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Japan envoy expresses condolences to war victims

Eco-Park will be developed as part of the Nagaland Forest Management Project with assistance from the Japanese government

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HT Correspondent

Dimapur, May 8: Japanese ambassador to India Hiroshi Suzuki on Wednesday expressed his deepest sympathy and condolences to the people of Nagaland who were caught in the crossfire during World War II between Japanese and the British Commonwealth forces 80 years ago.

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He said the people of Nagaland, who had nothing to do with the war, inevitably had to go through a great ordeal where many were coerced into cooperation and many people lost their lives and many were forced to flee the land of their ancestors.

Suzuki was speaking as the special guest at the soft inauguration programme of the Kohima Peace Memorial and Eco Park in Kohima. He was on a two-day visit to the state.

He said he was deeply honoured to witness the inauguration of the Kohima Peace Memorial which enabled him to offer his most solemn prayers to all the victims of the battle.

Suzuki expressed his gratitude to the people of Nagaland for their warm welcome and support provided to the Kohima-Japan bone collection team and enabling former soldiers and their families to collect the remains of the fallen soldiers.

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He said the Eco-Park will be developed as part of the Nagaland Forest Management Project with official development assistance from the Japanese government.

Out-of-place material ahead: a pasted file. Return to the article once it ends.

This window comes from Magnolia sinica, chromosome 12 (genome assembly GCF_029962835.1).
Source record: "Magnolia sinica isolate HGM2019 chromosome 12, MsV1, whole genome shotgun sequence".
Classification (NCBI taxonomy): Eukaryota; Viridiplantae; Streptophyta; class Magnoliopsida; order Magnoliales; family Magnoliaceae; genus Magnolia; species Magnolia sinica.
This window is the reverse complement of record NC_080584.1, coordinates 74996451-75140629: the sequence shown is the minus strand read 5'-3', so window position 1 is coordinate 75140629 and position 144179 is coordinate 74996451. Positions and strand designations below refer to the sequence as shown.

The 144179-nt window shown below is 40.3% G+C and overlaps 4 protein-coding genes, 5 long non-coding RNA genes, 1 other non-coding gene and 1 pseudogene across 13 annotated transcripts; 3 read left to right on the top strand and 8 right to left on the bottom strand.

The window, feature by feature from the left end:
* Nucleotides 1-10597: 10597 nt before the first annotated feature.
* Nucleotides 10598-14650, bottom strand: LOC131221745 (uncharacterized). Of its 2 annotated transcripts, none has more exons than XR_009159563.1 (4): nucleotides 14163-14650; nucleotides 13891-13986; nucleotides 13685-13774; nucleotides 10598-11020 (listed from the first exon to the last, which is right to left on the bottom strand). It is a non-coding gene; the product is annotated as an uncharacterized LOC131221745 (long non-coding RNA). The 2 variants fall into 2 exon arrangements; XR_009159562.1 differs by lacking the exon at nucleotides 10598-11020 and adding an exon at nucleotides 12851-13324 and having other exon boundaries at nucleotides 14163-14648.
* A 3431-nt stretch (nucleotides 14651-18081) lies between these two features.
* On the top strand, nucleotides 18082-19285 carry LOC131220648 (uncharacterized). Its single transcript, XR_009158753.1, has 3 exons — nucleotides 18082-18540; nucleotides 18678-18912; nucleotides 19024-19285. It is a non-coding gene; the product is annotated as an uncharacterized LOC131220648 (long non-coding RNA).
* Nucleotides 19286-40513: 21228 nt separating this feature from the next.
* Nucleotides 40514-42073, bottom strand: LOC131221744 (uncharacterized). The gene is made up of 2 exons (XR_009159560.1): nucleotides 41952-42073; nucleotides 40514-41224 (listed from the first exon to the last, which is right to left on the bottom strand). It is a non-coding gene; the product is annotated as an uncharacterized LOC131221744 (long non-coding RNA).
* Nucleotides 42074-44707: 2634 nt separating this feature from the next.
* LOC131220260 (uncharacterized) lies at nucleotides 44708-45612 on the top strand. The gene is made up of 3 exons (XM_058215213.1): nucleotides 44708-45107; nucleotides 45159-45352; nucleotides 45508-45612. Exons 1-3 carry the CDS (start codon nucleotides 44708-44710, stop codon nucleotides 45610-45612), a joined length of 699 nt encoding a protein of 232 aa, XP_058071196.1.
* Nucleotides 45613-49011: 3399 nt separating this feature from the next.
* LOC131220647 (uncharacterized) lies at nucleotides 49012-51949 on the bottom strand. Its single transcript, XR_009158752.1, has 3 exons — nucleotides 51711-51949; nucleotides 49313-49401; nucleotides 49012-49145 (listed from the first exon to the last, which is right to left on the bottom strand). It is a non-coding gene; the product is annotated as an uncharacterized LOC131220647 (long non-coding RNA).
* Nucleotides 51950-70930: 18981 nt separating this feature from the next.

He also expressed his sincere gratitude to Nagaland chief minister Neiphiu Rio and the people of the state for erecting the peace memorial and hoped that it would be a reason for more Japanese people to visit Kohima.

“I am convinced that the friendship originally fostered through the remains collection between Japan and Nagaland will be further strengthened through the construction of the Eco-Park as well as the exchange of young people. They will become new bridges between India and Japan,” the envoy said.

In his address, Rio said the event marked an important milestone in the narrative of Naga-Japan partnership, which though started under the cloud of conflict, has today matured into one for advocating peace and brotherhood of humanity, the message that has been embodied by the Kohima Peace Memorial.

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Later, the Japanese envoy, along with his entourage, visited the World War II museum at Kisama, Kohima War Cemetery, Kohima Cathedral and Kohima village.

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